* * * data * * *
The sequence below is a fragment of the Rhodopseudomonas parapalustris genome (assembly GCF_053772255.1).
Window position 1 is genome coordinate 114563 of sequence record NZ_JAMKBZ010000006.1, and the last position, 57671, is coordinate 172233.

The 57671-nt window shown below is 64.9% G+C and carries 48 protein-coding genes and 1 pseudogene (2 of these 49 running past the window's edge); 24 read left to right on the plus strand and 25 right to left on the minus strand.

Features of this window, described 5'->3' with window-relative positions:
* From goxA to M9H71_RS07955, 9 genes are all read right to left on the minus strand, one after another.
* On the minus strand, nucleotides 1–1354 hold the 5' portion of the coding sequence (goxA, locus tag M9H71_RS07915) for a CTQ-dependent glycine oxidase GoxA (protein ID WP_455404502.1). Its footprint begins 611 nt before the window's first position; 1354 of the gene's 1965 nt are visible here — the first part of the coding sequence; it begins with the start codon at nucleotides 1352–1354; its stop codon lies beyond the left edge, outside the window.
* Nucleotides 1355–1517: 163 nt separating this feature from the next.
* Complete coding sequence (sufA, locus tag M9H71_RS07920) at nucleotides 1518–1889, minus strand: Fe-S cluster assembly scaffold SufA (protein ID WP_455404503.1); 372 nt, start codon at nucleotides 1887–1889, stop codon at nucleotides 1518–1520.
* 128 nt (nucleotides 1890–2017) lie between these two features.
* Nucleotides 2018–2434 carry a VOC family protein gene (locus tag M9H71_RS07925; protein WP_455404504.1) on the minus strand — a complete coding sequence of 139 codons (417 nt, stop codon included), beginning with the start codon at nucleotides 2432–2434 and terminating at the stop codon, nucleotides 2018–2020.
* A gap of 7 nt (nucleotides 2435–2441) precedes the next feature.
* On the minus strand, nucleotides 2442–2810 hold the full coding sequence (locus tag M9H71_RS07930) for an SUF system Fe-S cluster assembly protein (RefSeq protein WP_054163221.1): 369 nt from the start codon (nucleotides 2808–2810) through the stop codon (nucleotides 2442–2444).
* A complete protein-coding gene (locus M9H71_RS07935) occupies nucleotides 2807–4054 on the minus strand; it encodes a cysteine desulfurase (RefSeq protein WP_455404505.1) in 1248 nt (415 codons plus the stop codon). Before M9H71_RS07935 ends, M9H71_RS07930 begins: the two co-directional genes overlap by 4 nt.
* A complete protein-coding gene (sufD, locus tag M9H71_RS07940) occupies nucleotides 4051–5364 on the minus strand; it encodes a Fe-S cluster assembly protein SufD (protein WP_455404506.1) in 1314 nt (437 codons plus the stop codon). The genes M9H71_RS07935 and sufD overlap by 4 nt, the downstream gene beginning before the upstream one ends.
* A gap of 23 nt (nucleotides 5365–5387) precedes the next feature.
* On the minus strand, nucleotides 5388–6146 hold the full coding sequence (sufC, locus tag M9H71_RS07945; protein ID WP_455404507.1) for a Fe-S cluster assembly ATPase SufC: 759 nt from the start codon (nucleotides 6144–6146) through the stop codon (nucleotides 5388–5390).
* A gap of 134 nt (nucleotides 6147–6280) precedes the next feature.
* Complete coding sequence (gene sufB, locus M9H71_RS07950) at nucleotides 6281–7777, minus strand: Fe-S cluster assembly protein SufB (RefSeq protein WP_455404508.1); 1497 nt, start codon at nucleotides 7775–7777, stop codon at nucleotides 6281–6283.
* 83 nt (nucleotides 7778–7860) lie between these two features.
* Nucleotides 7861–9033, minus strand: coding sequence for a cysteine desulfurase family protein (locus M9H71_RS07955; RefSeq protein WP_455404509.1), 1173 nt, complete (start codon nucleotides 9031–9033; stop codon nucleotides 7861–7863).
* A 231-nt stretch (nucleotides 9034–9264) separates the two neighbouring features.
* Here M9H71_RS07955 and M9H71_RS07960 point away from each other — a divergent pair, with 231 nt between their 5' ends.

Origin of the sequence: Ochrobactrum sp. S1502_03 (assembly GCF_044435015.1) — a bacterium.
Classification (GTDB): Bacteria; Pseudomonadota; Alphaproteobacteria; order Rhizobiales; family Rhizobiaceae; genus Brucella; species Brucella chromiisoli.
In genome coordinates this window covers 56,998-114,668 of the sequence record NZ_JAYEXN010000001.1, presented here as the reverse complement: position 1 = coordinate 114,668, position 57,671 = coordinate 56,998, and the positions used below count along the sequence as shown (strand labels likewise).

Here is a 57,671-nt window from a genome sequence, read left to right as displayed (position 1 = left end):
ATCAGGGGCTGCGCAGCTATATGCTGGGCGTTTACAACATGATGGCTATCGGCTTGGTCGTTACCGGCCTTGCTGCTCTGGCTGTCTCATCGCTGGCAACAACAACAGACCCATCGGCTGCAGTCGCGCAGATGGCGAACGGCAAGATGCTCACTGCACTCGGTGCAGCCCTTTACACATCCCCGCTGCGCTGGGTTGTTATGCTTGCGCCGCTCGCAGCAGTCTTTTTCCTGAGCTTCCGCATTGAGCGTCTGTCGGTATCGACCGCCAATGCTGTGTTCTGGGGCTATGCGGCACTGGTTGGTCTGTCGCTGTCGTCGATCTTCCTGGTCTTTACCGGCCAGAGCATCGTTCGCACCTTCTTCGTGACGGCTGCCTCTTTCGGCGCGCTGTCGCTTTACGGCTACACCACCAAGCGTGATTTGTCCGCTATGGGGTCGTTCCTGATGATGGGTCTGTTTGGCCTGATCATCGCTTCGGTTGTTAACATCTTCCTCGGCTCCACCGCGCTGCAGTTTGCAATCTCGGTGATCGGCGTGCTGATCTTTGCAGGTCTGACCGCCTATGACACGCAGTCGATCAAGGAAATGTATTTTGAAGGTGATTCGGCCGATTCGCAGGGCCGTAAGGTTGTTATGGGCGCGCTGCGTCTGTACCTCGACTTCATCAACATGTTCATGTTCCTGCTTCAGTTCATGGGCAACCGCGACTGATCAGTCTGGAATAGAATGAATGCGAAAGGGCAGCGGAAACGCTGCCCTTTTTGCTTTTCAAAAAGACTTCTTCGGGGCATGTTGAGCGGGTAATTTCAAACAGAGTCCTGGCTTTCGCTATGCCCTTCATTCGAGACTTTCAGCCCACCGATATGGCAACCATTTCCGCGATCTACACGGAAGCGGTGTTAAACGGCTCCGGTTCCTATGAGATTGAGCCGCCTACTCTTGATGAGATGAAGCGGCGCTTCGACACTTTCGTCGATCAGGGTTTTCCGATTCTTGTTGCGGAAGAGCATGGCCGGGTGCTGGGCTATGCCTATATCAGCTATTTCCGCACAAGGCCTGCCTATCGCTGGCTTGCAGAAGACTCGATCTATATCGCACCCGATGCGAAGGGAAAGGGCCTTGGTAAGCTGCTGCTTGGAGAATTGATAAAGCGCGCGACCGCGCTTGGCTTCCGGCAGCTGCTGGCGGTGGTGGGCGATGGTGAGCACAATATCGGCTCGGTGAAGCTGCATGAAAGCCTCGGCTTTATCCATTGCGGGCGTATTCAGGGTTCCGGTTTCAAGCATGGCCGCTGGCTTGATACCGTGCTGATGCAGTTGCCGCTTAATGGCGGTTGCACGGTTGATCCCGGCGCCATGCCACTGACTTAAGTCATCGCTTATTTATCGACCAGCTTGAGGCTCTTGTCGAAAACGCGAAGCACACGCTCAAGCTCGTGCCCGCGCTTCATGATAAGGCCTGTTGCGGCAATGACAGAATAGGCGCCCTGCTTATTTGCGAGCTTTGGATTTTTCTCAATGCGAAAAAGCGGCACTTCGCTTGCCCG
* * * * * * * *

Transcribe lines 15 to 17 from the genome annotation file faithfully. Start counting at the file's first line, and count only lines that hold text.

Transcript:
* A gap of 23 nt (nucleotides 5365–5387) precedes the next feature.
* On the minus strand, nucleotides 5388–6146 hold the full coding sequence (sufC, locus tag M9H71_RS07945; protein ID WP_455404507.1) for a Fe-S cluster assembly ATPase SufC: 759 nt from the start codon (nucleotides 6144–6146) through the stop codon (nucleotides 5388–5390).
* A gap of 134 nt (nucleotides 6147–6280) precedes the next feature.